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The Conversation

Thursday 6 June saw the Future of Digital Marketing (FODM) event take place in London.

This annual affair, organised by Econsultancy, brings together hundreds of marketing professionals to hear a packed agenda of leading industry figures talking about what the future holds for them.

Established eight years ago they have developed a reputation for being thought provoking, inspiring, enlightening and good fun.
Curated by Ashley Friedlein and the team at Econsultancy, whose people have pioneered and operated in this space since the inception of digital marketing. The event covered everything from search to wearable technology, to big data and inevitably the future of mobile.

With the content of the day’s presentations affirming some of the more public and profound digital marketing trends which are now shaping the contours of the industry.

The speakers’ list was pretty stellar, including such luminaries as. James Carson of Carson Content who spoke at length about the real role of content. Will Critchlow of Distilled sharing an insider’s view of search. Gerd Leonhard of the Futures Agency and Bruce Daisley of Twitter UK evangelising on what Twitter is great for. As well as all of the ways in which businesses should act now, in order to future-proof their marketing strategies.

Topics & themes covered included things like the reset of marketing, branding and media industries. How the future of marketing is being affected in myriad ways. Such as the shift away from what is expected from new products. And how these should be complemented by ‘services’ and ‘experiences’.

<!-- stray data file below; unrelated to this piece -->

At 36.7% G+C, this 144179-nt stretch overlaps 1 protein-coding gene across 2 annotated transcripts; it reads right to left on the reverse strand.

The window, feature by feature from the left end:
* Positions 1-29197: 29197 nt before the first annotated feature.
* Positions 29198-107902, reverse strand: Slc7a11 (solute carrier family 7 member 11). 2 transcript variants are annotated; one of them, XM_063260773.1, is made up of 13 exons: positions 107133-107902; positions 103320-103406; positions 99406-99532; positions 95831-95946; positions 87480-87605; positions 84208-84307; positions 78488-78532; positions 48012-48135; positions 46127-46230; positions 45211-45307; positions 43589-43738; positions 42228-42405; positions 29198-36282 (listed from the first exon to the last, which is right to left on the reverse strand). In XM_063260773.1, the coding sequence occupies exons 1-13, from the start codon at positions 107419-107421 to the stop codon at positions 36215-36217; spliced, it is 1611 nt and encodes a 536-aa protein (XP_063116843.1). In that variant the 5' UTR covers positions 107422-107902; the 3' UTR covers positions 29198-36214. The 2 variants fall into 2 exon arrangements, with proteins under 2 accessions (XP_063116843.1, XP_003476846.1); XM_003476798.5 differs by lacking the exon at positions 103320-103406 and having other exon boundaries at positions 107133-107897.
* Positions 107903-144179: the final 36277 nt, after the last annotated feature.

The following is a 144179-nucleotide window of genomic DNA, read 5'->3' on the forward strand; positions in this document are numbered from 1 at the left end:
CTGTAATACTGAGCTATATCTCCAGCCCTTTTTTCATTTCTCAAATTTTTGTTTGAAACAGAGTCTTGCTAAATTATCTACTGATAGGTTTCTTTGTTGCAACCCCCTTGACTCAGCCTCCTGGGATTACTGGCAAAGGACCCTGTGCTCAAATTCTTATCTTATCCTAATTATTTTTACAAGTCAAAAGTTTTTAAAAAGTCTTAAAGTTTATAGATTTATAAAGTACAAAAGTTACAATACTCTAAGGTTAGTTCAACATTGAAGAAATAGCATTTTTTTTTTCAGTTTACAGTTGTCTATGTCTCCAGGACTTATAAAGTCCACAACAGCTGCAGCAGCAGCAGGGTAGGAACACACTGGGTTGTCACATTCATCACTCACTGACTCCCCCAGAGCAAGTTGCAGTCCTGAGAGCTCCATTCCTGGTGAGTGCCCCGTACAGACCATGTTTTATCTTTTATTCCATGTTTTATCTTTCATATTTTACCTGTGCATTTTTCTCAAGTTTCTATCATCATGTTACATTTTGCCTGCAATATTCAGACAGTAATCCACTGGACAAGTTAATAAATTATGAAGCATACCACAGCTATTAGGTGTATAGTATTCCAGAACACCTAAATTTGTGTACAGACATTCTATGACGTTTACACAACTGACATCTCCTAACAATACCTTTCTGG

The imminent arrival of the ‘digital default’ with the lines between what is, and isn’t, digital in our lives becoming ever further blurred.

The future of search is not dependent on users searching. Instead, relevant results will be presented without query entry. The result of a tech shift towards anticipation and prediction – posing the question is this the end of search as we currently know it? Algorithms will therefore evolve to be fluid, emotional and organic- just like humans.
The future of search was a major theme with Google changing to become more ‘human’ in terms of how it is indexes and understands the needs of people as opposed to keywords.

Google, Apple, Facebook and Amazon (or GAFA, as they’re affectionately referred to) dominate the digital landscape and between them, are determining its future.
Google founder Sergey Brin has been quoted as saying

The enhanced understanding of the user data GAFA are collecting is helping to turn Brin’s vision into a reality.
It’s difficult to comprehend the amount of data these organisations are amassing on their users, to the extent where they (eerily) know more about you than your family.

This isn’t just industry hyperbole either. Think about it: the ubiquity of these organisations means they’re constantly learning about you. And, the more time you spend signed in, the better they are going to get at joining the dots.
Formerly, the search engines would only look at the explicit query. You can see how much more can be predicted about the searcher’s intent by looking at the implicit query.

There were some interesting case study examples of how this enhanced understanding of the data they’re collecting can be utilised in new technology and media.

One hot example that is exciting a lot of tech executives was wearable computers: miniature electronic devices worn under, with or on top of clothing.

You’ve probably already seen Google Glass, a voice-activated computer-monitor combo worn on eyeglass frames. The consequences of giving these organisations and their technology such intimate access to our lives is another important debate, which we won’t discuss in detail here. And wearing this kind of a gizmo strapped to your face whilst out in public may make you feel like something of an antisocial ‘glass hole’.

Thoughts on a postcard?

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